John is a new parent who, in the addition to adjusting to life with a newborn, has recently taken on a new project at work. The extra hours he’s had to put in at the office paired with multiple night wakings to care for an infant is wreaking havoc on his sleep schedule.  

Ask These 3 Questions to Stop the Employee Sleep Epidemic

John is a new parent who, in the addition to adjusting to life with a newborn, has recently taken on a new project at work. The extra hours he’s had to put in at the office paired with multiple night wakings to care for an infant is wreaking havoc on his sleep schedule.

Sleep infographic

John is not alone. Regardless of personal life circumstances or other work obligations, many employees are not getting the amount of sleep they need. The “Sleep Epidemic,” as the Centers for Disease Control and Prevention call it, is not surprisingly linked to a host of workplace problems, including reduced innovation, lower job satisfaction, poor productivity and even unethical behavior. [1]

Dr. Stuart Quan, a professor of Sleep Medicine at Harvard Medical School, considers sleep so critical to a person’s overall health and well-being that he calls it the “third pillar of health,” along with fitness and nutrition. Given the importance of sleep health to a person’s well-being, Ceridian has collaborated with Harvard to tackle this important health issue in the workplace.

“In general, if you are getting less than 7.5 to 8 hours of sleep per night, you are probably sleep deficient,” says Dr. Quan. “Being tired at work is an important issue as it can certainly affect one’s job performance. At one extreme, you may have people falling asleep at their desks or in meetings, but more importantly, for people who drive or operate machinery, this can result in accidents, injuries or even death.”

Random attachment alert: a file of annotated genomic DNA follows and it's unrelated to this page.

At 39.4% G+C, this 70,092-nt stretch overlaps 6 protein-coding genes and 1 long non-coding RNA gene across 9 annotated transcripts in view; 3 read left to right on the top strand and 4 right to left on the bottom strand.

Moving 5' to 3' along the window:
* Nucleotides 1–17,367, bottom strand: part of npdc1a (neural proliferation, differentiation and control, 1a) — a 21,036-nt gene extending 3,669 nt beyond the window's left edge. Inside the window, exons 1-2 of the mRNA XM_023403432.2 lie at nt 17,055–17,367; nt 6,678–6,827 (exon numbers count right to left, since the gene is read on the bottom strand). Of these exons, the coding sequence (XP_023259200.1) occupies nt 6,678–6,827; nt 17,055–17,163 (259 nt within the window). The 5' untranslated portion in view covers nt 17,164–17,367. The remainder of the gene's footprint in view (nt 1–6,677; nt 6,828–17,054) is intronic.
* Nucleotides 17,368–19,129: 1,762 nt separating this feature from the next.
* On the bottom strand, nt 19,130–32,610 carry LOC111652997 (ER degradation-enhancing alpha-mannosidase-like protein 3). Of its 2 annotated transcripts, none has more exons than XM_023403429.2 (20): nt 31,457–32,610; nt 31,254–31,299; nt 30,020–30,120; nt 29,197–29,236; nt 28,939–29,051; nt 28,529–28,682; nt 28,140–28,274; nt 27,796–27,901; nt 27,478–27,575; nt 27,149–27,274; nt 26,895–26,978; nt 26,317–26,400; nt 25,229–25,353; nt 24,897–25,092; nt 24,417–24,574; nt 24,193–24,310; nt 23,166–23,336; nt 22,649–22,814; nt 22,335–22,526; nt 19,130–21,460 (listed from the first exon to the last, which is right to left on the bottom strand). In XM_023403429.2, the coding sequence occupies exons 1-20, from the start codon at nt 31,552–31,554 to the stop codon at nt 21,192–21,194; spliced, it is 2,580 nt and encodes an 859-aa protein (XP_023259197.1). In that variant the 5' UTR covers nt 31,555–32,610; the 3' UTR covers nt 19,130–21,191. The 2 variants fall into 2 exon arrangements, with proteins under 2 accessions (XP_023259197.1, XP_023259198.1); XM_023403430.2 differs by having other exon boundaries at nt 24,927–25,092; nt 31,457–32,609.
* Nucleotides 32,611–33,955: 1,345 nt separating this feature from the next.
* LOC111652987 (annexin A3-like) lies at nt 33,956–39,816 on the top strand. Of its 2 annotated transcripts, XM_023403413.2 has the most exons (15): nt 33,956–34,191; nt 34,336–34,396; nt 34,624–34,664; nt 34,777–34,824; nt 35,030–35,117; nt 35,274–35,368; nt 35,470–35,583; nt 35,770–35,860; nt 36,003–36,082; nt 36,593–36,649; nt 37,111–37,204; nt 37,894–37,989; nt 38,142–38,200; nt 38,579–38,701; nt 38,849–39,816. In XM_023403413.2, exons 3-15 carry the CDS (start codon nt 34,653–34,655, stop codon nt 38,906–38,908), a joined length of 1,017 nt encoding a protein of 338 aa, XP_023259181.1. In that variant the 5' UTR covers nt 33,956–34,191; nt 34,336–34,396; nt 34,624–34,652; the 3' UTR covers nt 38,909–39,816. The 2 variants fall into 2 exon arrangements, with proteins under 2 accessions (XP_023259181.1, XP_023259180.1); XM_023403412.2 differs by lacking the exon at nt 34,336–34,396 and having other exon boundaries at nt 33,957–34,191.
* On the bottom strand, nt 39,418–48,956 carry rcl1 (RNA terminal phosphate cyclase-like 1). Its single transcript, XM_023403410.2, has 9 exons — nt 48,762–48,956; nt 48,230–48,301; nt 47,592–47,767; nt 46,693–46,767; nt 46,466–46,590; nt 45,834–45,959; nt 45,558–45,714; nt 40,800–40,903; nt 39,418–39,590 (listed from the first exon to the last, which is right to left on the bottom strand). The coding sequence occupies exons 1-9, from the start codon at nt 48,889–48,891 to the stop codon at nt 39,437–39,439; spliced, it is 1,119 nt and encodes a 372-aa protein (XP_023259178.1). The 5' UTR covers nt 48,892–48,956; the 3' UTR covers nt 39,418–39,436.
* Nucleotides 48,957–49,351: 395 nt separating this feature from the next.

As employees like John struggle to balance the demands of work and life, it’s no surprise that sleep is often the first to suffer. Employers should take steps now to help educate and change sleep behavior in their employees – and often this starts with looking at the workplace culture as a whole. What sleep health steps can you take to help employees feel more rested and, in turn, be healthier, happier and more productive on the job?

3 sleep health questions employers should consider

  1. What effect is the 24/7 workplace mindset having on employee sleep health? 24/7

As workplace cultures continue to shift to a 24/7 work environment with employees remaining glued to their smartphones and mobile devices at all hours of the day and night, employees risk compromising their sleep habits in order to stay connected.

According to sleep survey data presented at Harvard’s 2013 Corporate Sleep Health Summit [2], 72 percent of American workers polled said they sleep with their smartphones next to their beds in the on position, and 45 percent send emails and texts often or always right before they fall asleep at night.